PAWTUCKET – East Greenwich’s boys tennis team came into Division II number one with a bullet, and they ended their introductory season with an undefeated record and their first title in eight years.
“Our mantra all season,” EG head coach Marisa Salvadore said. “Sat Nam. Basically Gurmuki language meaning: find the truth within yourself. Stop with all the nonsense, outside stories or excuses of why a match may not be going your way.”
Things got a bit complicated near the winning point on Saturday at Slater Park, but the Avengers beat 2018 DII runners-up Lincoln for the second time this season, 4-1. EG got victories from all across their ranks to beat the No. 3 Lions and complete their 15-0 season (18-0 including the playoffs) – their second-most regular-season wins of all time and third unbeaten season.
It wasn’t a straight victory but a diverse one, with two singles winners and two doubles teams combining to make the winning formula. Junior Alex Sack made it 1-0 at No. 2 singles by beating Lincoln’s Dalia Suslovich, 6-2, 6-3. Freshman John Lange, defeated Stefan Minyayluk, 7-5, 6-1 at No. 4 singles to make it 3-1.
In between, EG senior Dan Sun and junior Anthony Morganti got done 6-2, 6-4 over on the No. 3 doubles’ court. The Lions made it a bit more interesting when Evan Voyer and Shan Zhong picked up a point against freshmen team of Jake Lehoullier and Jake Shunney in a tough 6-4, 6-1 match.
While senior Nils Fimmer at No. 3 singles, and freshman Troy Caron at No. 1 singles still had matches in play, EG’s top doubles team got it done. Juniors James Harwood and Alan Zhang beat Thomas Corcoran and Kevin Rao, 6-0, 6-7 (3), 6-2.
“The semifinals in Portsmouth was very challenging,” Salvadore said when asked what was the biggest challenge on the championship road. “Huge gusty winds prevailed for the first 75 minutes of play. Felt a little more like a home match for nearby Tiverton, who were extremely talented and former D-III champs in 2017.”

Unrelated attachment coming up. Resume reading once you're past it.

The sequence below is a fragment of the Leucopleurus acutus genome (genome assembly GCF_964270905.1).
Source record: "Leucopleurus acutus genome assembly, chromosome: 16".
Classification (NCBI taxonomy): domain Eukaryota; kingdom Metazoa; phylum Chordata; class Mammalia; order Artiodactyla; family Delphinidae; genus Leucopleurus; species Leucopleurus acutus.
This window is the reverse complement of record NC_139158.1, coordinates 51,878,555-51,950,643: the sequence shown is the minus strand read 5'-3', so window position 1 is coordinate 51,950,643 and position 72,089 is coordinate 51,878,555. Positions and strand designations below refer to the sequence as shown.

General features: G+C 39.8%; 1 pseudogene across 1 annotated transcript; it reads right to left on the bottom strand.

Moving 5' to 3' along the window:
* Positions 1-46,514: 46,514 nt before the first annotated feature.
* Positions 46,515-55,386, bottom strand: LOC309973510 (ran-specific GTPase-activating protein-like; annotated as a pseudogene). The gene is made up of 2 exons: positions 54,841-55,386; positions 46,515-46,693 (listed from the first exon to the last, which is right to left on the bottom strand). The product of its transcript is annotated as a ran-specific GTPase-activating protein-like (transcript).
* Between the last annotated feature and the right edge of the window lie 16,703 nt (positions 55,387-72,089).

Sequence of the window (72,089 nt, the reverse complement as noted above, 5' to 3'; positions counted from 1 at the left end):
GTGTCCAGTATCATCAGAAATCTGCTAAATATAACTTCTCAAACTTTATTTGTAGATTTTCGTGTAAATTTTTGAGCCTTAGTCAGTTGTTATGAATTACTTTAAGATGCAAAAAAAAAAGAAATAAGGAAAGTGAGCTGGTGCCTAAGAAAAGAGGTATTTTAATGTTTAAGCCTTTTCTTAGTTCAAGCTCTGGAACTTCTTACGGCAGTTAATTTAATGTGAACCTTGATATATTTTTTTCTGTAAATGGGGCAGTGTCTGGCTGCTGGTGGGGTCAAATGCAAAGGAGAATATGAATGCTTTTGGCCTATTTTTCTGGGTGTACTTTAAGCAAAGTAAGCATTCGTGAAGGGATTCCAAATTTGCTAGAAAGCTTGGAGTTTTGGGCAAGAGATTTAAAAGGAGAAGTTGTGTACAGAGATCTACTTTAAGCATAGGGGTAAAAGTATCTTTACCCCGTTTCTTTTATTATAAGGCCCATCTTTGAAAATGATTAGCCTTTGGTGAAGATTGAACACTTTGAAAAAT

One freshman singles winner, a No. 2 singles is a junior, the winning doubles team is composed of two juniors, one half of the No. 3 doubles will be returning – a much-matured and skilled core of youngish underclassmen with some senior presence sprinkled in, this EG team seems like they could be a burgeoning dynasty.
It takes a lot to finish an undefeated season, and for a young team it takes a lot of growth.
“Focus,” Salvadore said about the key to sustaining perfection throughout a long, tough season. “Good news: success builds confidence. So nice for these young players to start their HS careers with success. Bad News: it can lead to overconfidence. So the challenge would be to stay focused and disciplined, because with each team win, the target on our back was getting bigger and bigger. We did not want to be the 2007 Patriots.”
“This year we worked on some meditation together and breathing exercises to handle the nerves in match play,” Salvadore continued. “All things being equal: it usually comes down to who can handle the pressure better. Meditation has helped us manage the Fight, Flight, or Freeze modes of response to stress. Still extremely challenging but it has given us some tools to work with.”
EG is a small school that fits better in DII, but even in DI they usually held their own on the tennis courts. In their most recent stint, they earned nine wins twice. EG was last champion of DII in 2011 when they went 16-0. They were 14-0 as Class C champs in 2001.
Salvadore has coached since 2012, and has a good perspective on the EG tennis program.
“EG tennis is alive and well,” Salvadore said. “I have always felt we belong in DI and were competitive in D1. Since about 2003, Larry Sack of SPOT Tennis has been introducing tennis to the elementary school kids through Enrichment Programs offered directly before or after school in the EG Elementary and Middle schools. In all my years there have only been a handful of players that come through EG varsity tennis that didn’t get their start with Larry in his school Enrichment Tennis Programs.”
“Each season we usually have one or two All State players,” Salvadore continued. “Due to the smaller population, and so many competing sports in the spring, we would sometimes lack in the needed depth through Doubles 3 for D1 competition with [baseball, lacrosse, tennis, golf, sailing, volleyball, and this year they added ultimate Frisbee].”